SaaStr 2017: how Irish startups can foster US-style ambition
As I travel back from SaaStr 2017 – an annual orgy of all that is SaaS, bringing together thousands of founders and execs for a three-day event in San Francisco – I’m musing on what I’ve heard from the founders of leading companies like Facebook, Domo and Zendesk.
The level of ambition amongst US startups is on a totally different scale to that of Irish ones. By the time the typical US startup has raised $30m, they’re only getting started; many Irish companies, on the other hand, would sell their entire company for that much. Is it that US companies have access to more capital, or is it that their technology is just so super-innovative, or is it that they have higher expectations than their Irish counterparts?
Annual Recurring Revenues
Many of the SaaStr speakers shared their journey to Annual Recurring Revenues (ARR) of $100 million within 5 – 8 year time frames. They tell stories about cracking $1 million in their first 18 months and the struggle to get to $5 million or $6 million ARRs – when the ‘cavalry’ arrives – over the following 18 months. They talk about the challenges of building management teams, hiring ‘rock-star’ engineers and the costs of doing business. Mostly, though, they talk about building a sales engine. One thing that they rarely talk about is the product.
So what is it that makes US firms so confident in their abilities to build $100 million ARR, and why don’t Irish startups have that same ambition or, if they do, struggle to realise it? Even our most recent successes – Datahug, Trustev and Storyful – sold out long before reaching those heady heights.
Scaling strategies from the US
Companies with the ambition to be category leaders, such as Stripe, Intercom or Fleetmatics, might consider these four strategies that have turned similar US SaaS companies into household names:
1. Define your market
Prioritise defining your market above the product you’re going to build. US companies happily go to market with MVPs (minimum viable products) and trust that the technology will catch up with the marketing.
2. Recruit sales staff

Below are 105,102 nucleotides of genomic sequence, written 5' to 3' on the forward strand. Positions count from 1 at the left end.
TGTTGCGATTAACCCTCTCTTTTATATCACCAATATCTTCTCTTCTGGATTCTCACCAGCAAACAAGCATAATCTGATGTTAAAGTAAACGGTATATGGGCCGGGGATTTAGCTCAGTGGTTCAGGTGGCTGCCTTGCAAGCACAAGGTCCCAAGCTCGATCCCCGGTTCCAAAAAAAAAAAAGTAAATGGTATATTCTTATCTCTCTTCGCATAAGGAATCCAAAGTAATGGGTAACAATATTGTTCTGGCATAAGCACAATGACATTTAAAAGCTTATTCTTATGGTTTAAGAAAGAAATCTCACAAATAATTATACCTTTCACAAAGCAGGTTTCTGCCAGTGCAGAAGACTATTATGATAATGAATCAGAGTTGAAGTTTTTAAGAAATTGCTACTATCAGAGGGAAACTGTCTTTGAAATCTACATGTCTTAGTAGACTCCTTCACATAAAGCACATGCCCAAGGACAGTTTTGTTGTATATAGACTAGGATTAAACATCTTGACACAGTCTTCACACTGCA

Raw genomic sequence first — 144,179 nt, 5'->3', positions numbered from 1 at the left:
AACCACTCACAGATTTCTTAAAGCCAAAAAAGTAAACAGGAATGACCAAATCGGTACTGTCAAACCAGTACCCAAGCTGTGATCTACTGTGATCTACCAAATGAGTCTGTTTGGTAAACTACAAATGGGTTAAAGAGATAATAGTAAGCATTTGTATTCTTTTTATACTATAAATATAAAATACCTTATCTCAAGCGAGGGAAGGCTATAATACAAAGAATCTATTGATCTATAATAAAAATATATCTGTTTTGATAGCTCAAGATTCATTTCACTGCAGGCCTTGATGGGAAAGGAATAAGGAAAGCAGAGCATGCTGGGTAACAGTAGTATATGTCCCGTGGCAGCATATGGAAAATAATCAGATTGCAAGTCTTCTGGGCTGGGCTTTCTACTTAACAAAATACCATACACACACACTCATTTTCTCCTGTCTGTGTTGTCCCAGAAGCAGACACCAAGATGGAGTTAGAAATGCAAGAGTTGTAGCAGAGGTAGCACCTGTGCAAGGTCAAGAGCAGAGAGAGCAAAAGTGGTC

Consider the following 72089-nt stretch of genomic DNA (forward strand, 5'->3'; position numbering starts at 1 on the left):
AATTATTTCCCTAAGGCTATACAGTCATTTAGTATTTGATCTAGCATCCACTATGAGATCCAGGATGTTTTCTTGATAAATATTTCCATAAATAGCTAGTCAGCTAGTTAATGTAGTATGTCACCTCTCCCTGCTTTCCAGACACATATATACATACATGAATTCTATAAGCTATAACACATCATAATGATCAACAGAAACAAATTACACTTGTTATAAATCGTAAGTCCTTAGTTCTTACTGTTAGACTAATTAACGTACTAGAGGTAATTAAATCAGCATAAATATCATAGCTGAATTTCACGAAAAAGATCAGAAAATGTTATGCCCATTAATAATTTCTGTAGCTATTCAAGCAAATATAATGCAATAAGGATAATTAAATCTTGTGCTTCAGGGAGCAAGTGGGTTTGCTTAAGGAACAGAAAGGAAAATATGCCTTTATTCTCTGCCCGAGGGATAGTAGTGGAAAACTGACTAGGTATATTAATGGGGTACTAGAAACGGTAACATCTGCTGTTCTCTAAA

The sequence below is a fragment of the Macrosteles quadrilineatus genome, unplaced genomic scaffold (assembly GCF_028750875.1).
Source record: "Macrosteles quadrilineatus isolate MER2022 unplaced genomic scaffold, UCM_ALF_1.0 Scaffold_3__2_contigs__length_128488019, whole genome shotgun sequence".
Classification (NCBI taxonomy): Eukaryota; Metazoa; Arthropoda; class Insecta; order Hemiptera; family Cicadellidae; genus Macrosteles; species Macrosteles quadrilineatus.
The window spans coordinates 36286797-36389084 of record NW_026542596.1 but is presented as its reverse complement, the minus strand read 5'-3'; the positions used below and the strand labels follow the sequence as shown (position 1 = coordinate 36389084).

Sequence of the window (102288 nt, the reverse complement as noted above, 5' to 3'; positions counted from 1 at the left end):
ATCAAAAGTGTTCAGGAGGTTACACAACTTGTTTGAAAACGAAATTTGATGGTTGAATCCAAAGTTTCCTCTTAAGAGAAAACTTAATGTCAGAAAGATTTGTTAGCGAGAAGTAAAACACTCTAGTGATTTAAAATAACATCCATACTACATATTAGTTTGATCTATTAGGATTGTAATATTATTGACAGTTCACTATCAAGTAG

Prioritise recruitment of sales staff, and even marketing staff, over engineers. In Silicon Valley, this may be a result of the shortage and the cost of engineering talent, but it’s clear that where Irish companies are knuckling down and writing code, their US counterparts are building momentum through brand awareness and early sales.
3. Build a sales machine
Build your sales machine as early as possible. US companies invest in sales technologies like Datahug, InsideSales and Pipedrive that optimise lead generation, incorporate predictive analytics and support a scaleable process.
4. Measure everything
Measure every element of the sales process – the lead conversion rate, sales velocity, customer acquisition costs, customer retention costs, churn and the all-important monthly recurring revenue. Because at the end of the day, without sales, nothing else matters.
Selling to US clients
The lessons learnt are very timely as our own business, TenderScout, has started scaling into the US. In sharp contrast to the Irish and UK firms we started out servicing, we’re finding that US prospects are generally more sales oriented and willing to invest in new business opportunities.
In our own sales process, we’re finding that US deals are generally three times larger than Irish deals and close twice as fast. The main challenge to overcome is not about our technology or our service, rather it’s our lack of in-market presence.
Being Irish can open doors abroad, particularly in the US, South America and large parts of Europe. But knowing the business culture, particularly when it comes to selling and sales, is critical in deciding which doors to knock on if you want to maximise your return on investment. That’s something we aim to change soon, when we will begin servicing our North American clients from San Francisco.
On the flight home to Dublin, I met founders from SwiftComply, Phorest and other Irish companies, who’d been in the Valley selling to, networking with and learning from some of the most valuable companies on the planet. What they’ll have seen is that the only thing separating them from the best Silicon Valley companies is the scale of their ambition.